The international ocean environmental group, Oceana, reports that pollution from cruise ships is a growing problem. That’s an understatement.
One example: Except for California and Alaska, “lax state and federal anti-pollution laws allow cruise ships to dump untreated sewage from sinks and showers and inadequately treated sewage from toilets into state waters,” the organization says.
Once ships are three miles from shore, they can dump untreated sewage from toilets. “This puts our coastal environment at risk from the threats of bacteria, pathogens and heavy metals generated in these waste streams.”
Each day, cruise ships generate an astonishing amount of waste and pollution. Here are some hard, dark numbers, care of Oceana:
¬∑ 25,000 gallons of sewage from toilets
¬∑ 143,000 gallons of sewage from sinks, galleys and showers
¬∑ 7 tons of garbage and solid waste
¬∑ 15 gallons of toxic chemicals
¬∑ 7,000 gallons of oily bilge water
And without adequate regulation and attention, the problem will worsen because the cruise industry itself is growing, along with new cruise ships, cruise terminals and added destinations.
The cruise industry enjoys some sweet pollution exemptions. Under the Clean Water Act, cities and industries are required to obtain a permit to treat and discharge wastes. These permits ensure that sewage treatment systems are effective, and that both the U.S. Environmental Protection Agency (EPA) and that the public know how much pollution is actually being discharged.
“Yet cruise ships are not required to have discharge permits,” Oceana reports. “They can dump sewage into the oceans without monitoring or reporting what they release. As a result, neither the government nor the public know how much pollution is released, and there are no means for citizen enforcement.”
Cruise ships are allowed to release treated sewage wherever they sail, except the state waters of California. They are also permitted to release untreated gray water — wastewater from dishwashers, baths, showers, laundries, sinks and wash basins — anywhere they sail, again except in Alaskan and Californian state waters. Once outside of three miles from the U.S. coastline, cruise ships can also lawfully release untreated sewage, or black water, anywhere. There is one exception, the Alexander Archipelago in Alaska, where treated sewage and gray water may be discharged only while cruise ships are under way and traveling at least six knots.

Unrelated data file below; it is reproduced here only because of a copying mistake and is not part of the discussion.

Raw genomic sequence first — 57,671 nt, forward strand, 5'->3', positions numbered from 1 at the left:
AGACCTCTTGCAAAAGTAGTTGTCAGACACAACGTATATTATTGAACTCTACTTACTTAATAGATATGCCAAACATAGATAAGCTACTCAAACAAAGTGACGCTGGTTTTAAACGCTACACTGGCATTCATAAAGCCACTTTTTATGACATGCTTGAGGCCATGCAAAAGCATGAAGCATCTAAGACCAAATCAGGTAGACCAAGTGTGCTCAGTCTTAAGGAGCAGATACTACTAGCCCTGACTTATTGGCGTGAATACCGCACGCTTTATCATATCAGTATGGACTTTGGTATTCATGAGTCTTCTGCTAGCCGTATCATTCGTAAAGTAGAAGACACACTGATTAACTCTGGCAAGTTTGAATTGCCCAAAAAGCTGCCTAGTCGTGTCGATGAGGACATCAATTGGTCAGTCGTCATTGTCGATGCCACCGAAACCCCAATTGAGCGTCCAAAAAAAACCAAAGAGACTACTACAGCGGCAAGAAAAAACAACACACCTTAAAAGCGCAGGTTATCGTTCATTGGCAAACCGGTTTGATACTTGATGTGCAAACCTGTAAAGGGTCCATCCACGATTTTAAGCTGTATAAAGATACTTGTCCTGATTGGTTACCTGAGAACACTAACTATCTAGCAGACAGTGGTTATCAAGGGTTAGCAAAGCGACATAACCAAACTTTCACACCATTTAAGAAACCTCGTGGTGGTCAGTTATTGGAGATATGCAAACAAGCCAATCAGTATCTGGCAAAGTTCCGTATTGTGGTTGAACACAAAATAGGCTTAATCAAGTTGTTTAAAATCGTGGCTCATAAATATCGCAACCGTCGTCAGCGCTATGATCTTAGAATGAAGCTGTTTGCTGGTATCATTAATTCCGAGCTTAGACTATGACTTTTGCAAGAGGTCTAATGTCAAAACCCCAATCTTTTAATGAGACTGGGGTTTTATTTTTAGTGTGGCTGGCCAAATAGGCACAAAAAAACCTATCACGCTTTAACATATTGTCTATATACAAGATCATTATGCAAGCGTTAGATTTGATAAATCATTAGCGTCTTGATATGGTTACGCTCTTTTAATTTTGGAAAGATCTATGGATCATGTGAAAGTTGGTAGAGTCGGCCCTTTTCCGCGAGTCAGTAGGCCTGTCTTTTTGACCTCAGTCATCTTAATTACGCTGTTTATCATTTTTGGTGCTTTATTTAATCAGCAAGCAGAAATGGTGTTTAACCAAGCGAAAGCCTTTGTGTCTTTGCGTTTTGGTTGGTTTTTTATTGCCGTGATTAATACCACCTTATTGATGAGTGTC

Cruise ships are required to have onboard waste treatment systems, known as marine sanitation devices (MSDs), but the industry is not required to monitor or report MSD discharges to either the government or the public. A study in Alaska showed that sewage from large cruise vessels “treated” by MSDs failed to meet federal standards for treated sewage in 69 out of 70 samples. Cruise ships also are not required to monitor the quality of the waters into which they routinely dump their waste.
On solid waste, mainly plastic and related garbage, according to Annex V of the International Convention for the Prevention of Pollution from Ships, or MARPOL 73/78, cruise ships are barred from dumping plastics anywhere at sea and floatable garbage within 25 miles of shore. Given the size of the Eastern Garbage Dump, those strictures have worked well have they?
Even more confusing and nonsensical, cruise ships are permitted to dump garbage that has been ground into pieces larger than one inch when they are three miles from shore, and ungrounded garbage when they are at least 12 miles form shore.
Toxic chemicals generated by cruise ships are generally waste products from photo developing, dry cleaning, painting and other activities. Under the Resource Conservation and Recovery Act, ships are required to store these wastes onboard while under way, and then, once in port, to transfer them to certified chemical treatment and disposal facilities.
In the wake of the Exxon Valdez disaster more than 20 years ago, the Oil Pollution Act amended the Clean Water Act to prevent oil dumping by ships. Any oil coming from a ship within 12 miles of shore must be diluted enough so that it leaves no “visible sheen,” which means it must measure less than 15 parts per million (ppm).
Once a ship is more than 12 miles from shore, it may release more concentrated oily waste, as long as it measures less than 100 ppm. The law also requires ships to retain oily waste onboard while under way and then send it to an appropriate reception facility on shore. Ships also must record the disposal of oily residues and bilge water.
Considering the degrading state of the world’s oceans those measures feature too much self-regulation and today are woefully outdated. They lack teeth regarding monitoring, enforcement and penalties. It’s time for a sea change.